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Norfolk Art and Lone Pine

Norfolk Art and Lone Pine

Emily Bay’s ‘Lone Pine’ appears in some of Norfolk’s earliest paintings – almost unchanged from the way it looks today. It has kept its silent vigil for centuries; a marker for long ago Polynesian wayfarers. It saw the first Europeans – convicts and pioneers – come and go, and then watched the second brutal penal settlement begin and end. Finally, it witnessed the arrival of the Bounty descendants, from Pitcairn, in 1856.

This iconic tree has been sketched and photographed by countless admirers, and local artist Adam Jauczius (pronounced ‘Yow-chus’) has also fallen under its spell. Since moving here in 2005 Adam has painted Lone Pine’s many moods; a triptych shows the same view, on the same day, with afternoon passing to dusk and then to night. He’s also depicted the tree as a stark guardian; a mist-shrouded apparition and a sunset silhouette.

Adam’s paintings convey his obsession with Norfolk’s ancient sentinel and the everchanging light and weather – which isn’t surprising – as he’s also worked as a Bureau of Meteorology Technician for 41 years.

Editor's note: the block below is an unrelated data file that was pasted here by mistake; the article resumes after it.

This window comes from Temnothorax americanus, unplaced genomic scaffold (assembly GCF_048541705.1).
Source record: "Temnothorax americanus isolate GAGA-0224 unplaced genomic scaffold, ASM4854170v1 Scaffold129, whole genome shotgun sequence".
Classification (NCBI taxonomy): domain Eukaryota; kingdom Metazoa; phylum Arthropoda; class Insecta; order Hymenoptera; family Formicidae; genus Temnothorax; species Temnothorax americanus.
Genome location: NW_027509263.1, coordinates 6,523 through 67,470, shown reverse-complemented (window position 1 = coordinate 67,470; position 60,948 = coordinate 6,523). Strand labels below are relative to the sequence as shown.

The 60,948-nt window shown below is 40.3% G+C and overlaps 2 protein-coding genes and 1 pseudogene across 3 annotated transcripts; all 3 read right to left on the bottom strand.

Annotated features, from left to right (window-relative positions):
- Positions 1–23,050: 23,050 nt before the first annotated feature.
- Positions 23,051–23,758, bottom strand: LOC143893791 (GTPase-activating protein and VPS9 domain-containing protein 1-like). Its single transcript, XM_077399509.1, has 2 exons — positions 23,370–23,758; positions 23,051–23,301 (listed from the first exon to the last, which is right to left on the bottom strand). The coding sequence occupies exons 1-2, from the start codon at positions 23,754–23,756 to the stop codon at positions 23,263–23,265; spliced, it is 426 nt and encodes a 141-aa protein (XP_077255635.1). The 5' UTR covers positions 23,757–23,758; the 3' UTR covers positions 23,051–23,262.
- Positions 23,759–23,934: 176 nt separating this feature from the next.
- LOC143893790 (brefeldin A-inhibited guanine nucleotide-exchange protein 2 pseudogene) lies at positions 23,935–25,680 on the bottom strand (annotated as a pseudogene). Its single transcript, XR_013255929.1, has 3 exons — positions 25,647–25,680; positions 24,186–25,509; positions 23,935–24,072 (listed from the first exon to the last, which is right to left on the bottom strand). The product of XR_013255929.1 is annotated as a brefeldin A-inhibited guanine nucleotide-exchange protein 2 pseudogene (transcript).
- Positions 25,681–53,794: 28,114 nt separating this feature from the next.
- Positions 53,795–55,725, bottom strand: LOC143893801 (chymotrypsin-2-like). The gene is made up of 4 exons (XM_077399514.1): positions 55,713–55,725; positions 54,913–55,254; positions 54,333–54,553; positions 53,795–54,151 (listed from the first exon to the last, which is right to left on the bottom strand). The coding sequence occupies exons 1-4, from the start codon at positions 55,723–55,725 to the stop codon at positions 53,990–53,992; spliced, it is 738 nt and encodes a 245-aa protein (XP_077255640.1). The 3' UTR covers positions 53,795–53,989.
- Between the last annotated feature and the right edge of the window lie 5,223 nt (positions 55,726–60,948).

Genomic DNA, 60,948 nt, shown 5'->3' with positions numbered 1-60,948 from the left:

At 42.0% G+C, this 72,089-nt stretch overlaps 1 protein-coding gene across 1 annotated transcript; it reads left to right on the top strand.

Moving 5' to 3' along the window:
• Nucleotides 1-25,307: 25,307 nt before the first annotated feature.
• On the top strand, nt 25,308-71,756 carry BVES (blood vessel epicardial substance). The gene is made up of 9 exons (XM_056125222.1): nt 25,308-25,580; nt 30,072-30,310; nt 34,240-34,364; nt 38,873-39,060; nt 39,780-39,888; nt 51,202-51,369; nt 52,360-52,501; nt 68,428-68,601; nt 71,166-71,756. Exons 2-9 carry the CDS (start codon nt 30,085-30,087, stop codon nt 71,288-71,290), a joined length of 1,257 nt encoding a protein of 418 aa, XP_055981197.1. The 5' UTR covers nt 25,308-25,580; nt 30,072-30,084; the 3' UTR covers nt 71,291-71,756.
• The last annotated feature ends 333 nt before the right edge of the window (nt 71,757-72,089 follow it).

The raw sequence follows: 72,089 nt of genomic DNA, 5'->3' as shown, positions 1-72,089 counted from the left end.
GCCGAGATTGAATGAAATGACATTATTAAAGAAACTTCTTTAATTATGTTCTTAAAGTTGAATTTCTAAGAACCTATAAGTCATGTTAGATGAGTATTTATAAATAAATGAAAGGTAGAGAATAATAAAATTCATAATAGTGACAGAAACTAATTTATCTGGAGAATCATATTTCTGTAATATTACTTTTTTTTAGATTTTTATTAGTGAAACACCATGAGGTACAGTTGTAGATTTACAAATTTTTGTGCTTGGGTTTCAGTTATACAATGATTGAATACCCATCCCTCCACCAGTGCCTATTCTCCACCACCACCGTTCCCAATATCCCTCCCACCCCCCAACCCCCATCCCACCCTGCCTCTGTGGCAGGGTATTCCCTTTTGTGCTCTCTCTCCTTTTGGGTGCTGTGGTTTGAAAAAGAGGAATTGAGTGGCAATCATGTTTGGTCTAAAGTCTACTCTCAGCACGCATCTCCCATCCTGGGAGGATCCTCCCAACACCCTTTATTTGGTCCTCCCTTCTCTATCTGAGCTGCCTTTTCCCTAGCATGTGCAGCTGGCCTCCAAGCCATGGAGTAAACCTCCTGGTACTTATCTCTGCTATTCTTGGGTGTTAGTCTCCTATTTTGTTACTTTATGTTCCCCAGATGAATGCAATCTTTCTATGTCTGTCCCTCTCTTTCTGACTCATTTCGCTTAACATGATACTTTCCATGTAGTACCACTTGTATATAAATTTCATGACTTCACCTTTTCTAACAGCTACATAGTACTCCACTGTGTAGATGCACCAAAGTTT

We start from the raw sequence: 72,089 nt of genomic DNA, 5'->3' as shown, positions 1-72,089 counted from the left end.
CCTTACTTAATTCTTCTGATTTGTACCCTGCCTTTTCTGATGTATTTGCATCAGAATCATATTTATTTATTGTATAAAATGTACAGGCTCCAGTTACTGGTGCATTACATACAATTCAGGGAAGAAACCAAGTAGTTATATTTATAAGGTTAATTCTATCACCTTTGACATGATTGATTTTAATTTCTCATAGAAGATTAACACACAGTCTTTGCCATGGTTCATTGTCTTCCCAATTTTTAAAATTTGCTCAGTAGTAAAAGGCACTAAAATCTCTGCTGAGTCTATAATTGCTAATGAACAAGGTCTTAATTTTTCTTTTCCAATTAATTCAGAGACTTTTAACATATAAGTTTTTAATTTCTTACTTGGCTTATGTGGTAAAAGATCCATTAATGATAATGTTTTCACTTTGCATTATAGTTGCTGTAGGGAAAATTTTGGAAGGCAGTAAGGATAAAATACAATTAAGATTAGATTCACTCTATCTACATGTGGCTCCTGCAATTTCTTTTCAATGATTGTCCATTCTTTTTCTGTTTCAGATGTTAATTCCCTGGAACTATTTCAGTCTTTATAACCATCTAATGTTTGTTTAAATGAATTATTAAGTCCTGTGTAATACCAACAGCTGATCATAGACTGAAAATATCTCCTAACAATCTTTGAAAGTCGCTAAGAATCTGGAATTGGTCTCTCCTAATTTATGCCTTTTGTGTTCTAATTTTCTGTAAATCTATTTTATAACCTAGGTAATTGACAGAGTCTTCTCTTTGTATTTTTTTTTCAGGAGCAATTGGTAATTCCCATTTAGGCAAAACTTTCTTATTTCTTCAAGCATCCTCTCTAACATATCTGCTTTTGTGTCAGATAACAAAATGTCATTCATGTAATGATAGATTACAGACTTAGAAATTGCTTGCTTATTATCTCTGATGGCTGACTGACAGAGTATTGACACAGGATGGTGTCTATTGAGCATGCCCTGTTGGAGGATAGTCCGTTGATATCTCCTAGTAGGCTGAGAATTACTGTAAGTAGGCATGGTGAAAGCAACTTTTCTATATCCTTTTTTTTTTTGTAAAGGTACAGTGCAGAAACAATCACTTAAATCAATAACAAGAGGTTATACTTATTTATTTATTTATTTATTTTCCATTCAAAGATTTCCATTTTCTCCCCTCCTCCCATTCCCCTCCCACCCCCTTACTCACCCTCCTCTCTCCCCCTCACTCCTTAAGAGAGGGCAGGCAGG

He explains: “I go to the beach most days to enjoy the beauty of Emily Bay. I’m inspired by lots of Norfolk scenes, but something brings me back, time and again, to Lone Pine. People say I do ‘portraits of landscape’, and that’s a huge compliment because capturing the spirit of a beloved place is very important to me.”

He opened Norfolk Art in 2017 to showcase his vibrantly realistic artworks, high quality prints and cards. Please visit Adam’s gallery to see these gorgeous pictures; his artistic career also includes eleven solo exhibitions, group displays, commissions, two books, six Archibald entries, a stamp series and numerous awards.


Image Credits: Norfolk Art


Article content disclaimer: Article first published in Discover Norfolk, Volume 07 Issue 01, 2024. Please note that details of specific travel, accommodation and touring options may be outdated. References to people, places and businesses, including operating days and times may be have changed. References to Government structure and Government businesses/entities may no longer be applicable. Please check directly with businesses and/or Government websites directly rather than relying on any information contained in this article before you make travel arrangements.


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